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May 8, 2006

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Welcome to the May 8, 2006 edition of ACM TechNews, providing timely information for IT professionals three times a week.

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Data Breach Notification Law Unlikely This Year
IDG News Service (05/05/06) Gross, Grant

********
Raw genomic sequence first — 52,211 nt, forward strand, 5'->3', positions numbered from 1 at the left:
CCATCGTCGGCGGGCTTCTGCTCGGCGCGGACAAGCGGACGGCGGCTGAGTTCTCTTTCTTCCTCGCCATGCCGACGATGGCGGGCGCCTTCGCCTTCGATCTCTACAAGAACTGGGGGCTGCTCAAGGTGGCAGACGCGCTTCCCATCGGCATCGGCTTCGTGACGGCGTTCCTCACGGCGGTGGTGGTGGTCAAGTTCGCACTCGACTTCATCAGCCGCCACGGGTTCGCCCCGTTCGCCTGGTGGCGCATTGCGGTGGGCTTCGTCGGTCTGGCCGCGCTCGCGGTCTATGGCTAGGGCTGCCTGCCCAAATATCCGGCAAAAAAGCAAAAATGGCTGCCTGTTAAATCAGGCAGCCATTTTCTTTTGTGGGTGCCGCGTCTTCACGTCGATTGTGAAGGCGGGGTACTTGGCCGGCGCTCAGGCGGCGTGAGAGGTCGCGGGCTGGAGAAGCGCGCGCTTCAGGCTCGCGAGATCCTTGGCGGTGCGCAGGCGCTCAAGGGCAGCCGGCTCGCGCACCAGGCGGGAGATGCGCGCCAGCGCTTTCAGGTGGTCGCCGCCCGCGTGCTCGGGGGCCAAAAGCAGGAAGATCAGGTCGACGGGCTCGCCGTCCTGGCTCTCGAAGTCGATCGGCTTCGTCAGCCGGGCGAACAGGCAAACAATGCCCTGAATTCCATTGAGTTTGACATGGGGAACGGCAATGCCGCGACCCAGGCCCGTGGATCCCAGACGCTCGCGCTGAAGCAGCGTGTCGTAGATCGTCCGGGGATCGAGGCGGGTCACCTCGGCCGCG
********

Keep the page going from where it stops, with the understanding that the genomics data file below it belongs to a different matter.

While Congress seemed poised to work swiftly to pass a data breach notification bill after the highly publicized security failures in the first half of 2005, such legislation now appears unlikely to materialize before this year's session expires. There have been more than 10 bills introduced since 2005 addressing when companies are required to notify their customers in the event of a data breach that could compromise sensitive personal information and whether consumers should be allowed to freeze their credit scores in the wake of such a breach. In addition to the conflicting provisions of the different proposals, five congressional committees have asserted jurisdiction over the legislation. Two bills have emerged from committee in the Senate and are awaiting debate on the floor and two more are pending on the House floor. The Senate and House are looking to adjourn for the year on Oct. 6 to give legislators a month to campaign for the November elections, and they will both be out of session for most of August. The remainder of their time will most likely be focused on hot-button issues such as immigration and rising gas prices. The future of the bills remains uncertain despite bipartisan support for the issue, said James Assey Jr., a Democratic counsel in the Senate Commerce, Science, and Transportation Committee. "It's unclear what Congress will do," he said at an ACM conference. "Going into the next Congress, I fell certain these issues will return." One of the most contentious points in the debate is what should trigger a notification requirement, given that companies will have an obvious incentive to downplay the severity of a breach to their customers.